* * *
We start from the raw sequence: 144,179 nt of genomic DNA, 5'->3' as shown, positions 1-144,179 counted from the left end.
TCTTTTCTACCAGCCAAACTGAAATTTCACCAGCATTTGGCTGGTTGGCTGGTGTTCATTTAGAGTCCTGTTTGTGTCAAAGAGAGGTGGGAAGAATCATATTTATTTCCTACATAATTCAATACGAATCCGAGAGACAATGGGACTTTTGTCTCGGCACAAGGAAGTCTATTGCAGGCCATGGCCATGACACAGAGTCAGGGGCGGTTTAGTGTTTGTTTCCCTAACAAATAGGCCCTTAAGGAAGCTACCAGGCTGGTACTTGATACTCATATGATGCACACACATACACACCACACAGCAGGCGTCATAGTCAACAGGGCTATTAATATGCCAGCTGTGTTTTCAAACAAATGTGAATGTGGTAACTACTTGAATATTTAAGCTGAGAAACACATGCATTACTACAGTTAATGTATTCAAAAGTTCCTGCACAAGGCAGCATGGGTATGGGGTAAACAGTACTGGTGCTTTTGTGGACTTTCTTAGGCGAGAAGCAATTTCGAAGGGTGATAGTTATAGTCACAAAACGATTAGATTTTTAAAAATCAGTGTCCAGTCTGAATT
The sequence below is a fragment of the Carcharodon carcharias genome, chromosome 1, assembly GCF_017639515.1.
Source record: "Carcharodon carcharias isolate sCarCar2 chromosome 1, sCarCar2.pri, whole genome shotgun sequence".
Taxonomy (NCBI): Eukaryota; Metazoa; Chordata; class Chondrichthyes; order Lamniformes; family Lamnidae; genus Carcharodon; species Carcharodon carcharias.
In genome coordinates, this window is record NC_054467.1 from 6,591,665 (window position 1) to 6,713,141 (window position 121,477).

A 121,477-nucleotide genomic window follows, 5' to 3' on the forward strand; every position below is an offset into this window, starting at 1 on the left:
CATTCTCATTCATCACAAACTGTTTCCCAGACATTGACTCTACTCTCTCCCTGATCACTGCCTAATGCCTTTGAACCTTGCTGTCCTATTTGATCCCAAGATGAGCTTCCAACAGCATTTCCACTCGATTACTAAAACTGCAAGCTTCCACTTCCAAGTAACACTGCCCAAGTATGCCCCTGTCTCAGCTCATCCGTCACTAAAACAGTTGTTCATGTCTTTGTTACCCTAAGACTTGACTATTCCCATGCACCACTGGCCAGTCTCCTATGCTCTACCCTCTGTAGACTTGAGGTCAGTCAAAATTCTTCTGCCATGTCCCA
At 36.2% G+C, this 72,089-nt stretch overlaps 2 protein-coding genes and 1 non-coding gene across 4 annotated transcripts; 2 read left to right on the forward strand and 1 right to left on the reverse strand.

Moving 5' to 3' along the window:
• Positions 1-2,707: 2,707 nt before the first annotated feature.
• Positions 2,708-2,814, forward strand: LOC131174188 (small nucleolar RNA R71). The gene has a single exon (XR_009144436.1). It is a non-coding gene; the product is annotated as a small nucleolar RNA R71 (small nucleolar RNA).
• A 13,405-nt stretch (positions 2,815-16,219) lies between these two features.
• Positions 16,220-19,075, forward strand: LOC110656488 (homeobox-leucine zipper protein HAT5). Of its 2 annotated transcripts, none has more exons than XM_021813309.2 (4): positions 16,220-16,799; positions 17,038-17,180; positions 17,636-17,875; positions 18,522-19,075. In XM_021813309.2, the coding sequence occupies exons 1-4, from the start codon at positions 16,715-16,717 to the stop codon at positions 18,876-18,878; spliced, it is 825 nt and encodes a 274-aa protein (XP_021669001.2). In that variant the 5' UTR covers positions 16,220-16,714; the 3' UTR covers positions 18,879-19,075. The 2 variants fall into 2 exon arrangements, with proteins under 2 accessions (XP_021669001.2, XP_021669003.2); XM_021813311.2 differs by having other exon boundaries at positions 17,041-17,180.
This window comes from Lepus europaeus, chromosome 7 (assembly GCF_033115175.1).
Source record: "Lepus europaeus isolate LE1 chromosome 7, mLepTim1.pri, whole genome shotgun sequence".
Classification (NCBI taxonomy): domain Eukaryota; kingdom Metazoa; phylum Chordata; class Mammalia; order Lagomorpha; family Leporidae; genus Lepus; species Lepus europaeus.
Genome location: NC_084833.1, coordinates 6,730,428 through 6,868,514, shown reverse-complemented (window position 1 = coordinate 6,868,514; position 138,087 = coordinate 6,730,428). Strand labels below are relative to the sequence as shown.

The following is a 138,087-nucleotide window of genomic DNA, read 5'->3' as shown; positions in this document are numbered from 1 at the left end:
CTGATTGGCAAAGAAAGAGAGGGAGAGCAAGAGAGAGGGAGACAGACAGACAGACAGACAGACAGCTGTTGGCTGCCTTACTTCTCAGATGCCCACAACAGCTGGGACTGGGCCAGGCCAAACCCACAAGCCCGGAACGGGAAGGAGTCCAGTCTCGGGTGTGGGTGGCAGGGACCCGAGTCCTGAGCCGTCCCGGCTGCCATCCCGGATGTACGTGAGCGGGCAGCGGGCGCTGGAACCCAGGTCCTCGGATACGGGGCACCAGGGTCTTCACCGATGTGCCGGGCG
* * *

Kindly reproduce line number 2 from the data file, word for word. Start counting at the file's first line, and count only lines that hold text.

TCTTTTCTACCAGCCAAACTGAAATTTCACCAGCATTTGGCTGGTTGGCTGGTGTTCATTTAGAGTCCTGTTTGTGTCAAAGAGAGGTGGGAAGAATCATATTTATTTCCTACATAATTCAATACGAATCCGAGAGACAATGGGACTTTTGTCTCGGCACAAGGAAGTCTATTGCAGGCCATGGCCATGACACAGAGTCAGGGGCGGTTTAGTGTTTGTTTCCCTAACAAATAGGCCCTTAAGGAAGCTACCAGGCTGGTACTTGATACTCATATGATGCACACACATACACACCACACAGCAGGCGTCATAGTCAACAGGGCTATTAATATGCCAGCTGTGTTTTCAAACAAATGTGAATGTGGTAACTACTTGAATATTTAAGCTGAGAAACACATGCATTACTACAGTTAATGTATTCAAAAGTTCCTGCACAAGGCAGCATGGGTATGGGGTAAACAGTACTGGTGCTTTTGTGGACTTTCTTAGGCGAGAAGCAATTTCGAAGGGTGATAGTTATAGTCACAAAACGATTAGATTTTTAAAAATCAGTGTCCAGTCTGAATT